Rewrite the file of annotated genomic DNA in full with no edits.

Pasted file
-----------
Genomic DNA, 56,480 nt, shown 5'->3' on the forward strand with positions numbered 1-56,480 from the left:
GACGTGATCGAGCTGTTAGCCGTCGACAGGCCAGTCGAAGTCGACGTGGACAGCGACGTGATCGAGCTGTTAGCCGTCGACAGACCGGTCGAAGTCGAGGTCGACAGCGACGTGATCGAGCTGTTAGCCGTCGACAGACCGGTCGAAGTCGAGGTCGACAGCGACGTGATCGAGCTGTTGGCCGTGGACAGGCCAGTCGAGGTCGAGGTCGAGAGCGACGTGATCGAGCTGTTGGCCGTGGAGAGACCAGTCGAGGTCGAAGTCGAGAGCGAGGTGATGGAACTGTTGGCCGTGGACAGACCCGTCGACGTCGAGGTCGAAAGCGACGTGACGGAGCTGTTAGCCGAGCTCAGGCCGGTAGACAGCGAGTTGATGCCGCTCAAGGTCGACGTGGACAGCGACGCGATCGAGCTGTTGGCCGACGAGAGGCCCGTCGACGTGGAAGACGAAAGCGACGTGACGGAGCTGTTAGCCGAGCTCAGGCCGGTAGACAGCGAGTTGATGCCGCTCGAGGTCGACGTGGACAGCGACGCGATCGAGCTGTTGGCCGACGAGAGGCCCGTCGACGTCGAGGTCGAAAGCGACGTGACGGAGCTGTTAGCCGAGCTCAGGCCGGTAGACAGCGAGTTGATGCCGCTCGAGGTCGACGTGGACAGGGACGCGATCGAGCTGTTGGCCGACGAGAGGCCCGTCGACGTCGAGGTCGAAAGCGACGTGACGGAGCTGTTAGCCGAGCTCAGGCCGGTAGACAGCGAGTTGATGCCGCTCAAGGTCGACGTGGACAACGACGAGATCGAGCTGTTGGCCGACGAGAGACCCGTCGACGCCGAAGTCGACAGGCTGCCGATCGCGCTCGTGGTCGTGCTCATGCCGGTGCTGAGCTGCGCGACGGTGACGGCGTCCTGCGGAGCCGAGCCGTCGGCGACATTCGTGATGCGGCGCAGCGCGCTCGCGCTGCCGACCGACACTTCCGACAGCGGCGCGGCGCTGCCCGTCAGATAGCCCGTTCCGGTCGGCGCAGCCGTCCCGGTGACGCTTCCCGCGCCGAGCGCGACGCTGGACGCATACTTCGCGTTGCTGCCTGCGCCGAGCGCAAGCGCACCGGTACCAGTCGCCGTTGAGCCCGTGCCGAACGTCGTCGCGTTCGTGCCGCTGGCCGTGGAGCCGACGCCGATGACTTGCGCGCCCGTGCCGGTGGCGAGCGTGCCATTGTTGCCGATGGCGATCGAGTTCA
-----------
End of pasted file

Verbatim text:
Genomic DNA, 56,480 nt, shown 5'->3' on the forward strand with positions numbered 1-56,480 from the left:
GACGTGATCGAGCTGTTAGCCGTCGACAGGCCAGTCGAAGTCGACGTGGACAGCGACGTGATCGAGCTGTTAGCCGTCGACAGACCGGTCGAAGTCGAGGTCGACAGCGACGTGATCGAGCTGTTAGCCGTCGACAGACCGGTCGAAGTCGAGGTCGACAGCGACGTGATCGAGCTGTTGGCCGTGGACAGGCCAGTCGAGGTCGAGGTCGAGAGCGACGTGATCGAGCTGTTGGCCGTGGAGAGACCAGTCGAGGTCGAAGTCGAGAGCGAGGTGATGGAACTGTTGGCCGTGGACAGACCCGTCGACGTCGAGGTCGAAAGCGACGTGACGGAGCTGTTAGCCGAGCTCAGGCCGGTAGACAGCGAGTTGATGCCGCTCAAGGTCGACGTGGACAGCGACGCGATCGAGCTGTTGGCCGACGAGAGGCCCGTCGACGTGGAAGACGAAAGCGACGTGACGGAGCTGTTAGCCGAGCTCAGGCCGGTAGACAGCGAGTTGATGCCGCTCGAGGTCGACGTGGACAGCGACGCGATCGAGCTGTTGGCCGACGAGAGGCCCGTCGACGTCGAGGTCGAAAGCGACGTGACGGAGCTGTTAGCCGAGCTCAGGCCGGTAGACAGCGAGTTGATGCCGCTCGAGGTCGACGTGGACAGGGACGCGATCGAGCTGTTGGCCGACGAGAGGCCCGTCGACGTCGAGGTCGAAAGCGACGTGACGGAGCTGTTAGCCGAGCTCAGGCCGGTAGACAGCGAGTTGATGCCGCTCAAGGTCGACGTGGACAACGACGAGATCGAGCTGTTGGCCGACGAGAGACCCGTCGACGCCGAAGTCGACAGGCTGCCGATCGCGCTCGTGGTCGTGCTCATGCCGGTGCTGAGCTGCGCGACGGTGACGGCGTCCTGCGGAGCCGAGCCGTCGGCGACATTCGTGATGCGGCGCAGCGCGCTCGCGCTGCCGACCGACACTTCCGACAGCGGCGCGGCGCTGCCCGTCAGATAGCCCGTTCCGGTCGGCGCAGCCGTCCCGGTGACGCTTCCCGCGCCGAGCGCGACGCTGGACGCATACTTCGCGTTGCTGCCTGCGCCGAGCGCAAGCGCACCGGTACCAGTCGCCGTTGAGCCCGTGCCGAACGTCGTCGCGTTCGTGCCGCTGGCCGTGGAGCCGACGCCGATGACTTGCGCGCCCGTGCCGGTGGCGAGCGTGCCATTGTTGCCGATGGCGATCGAGTTCA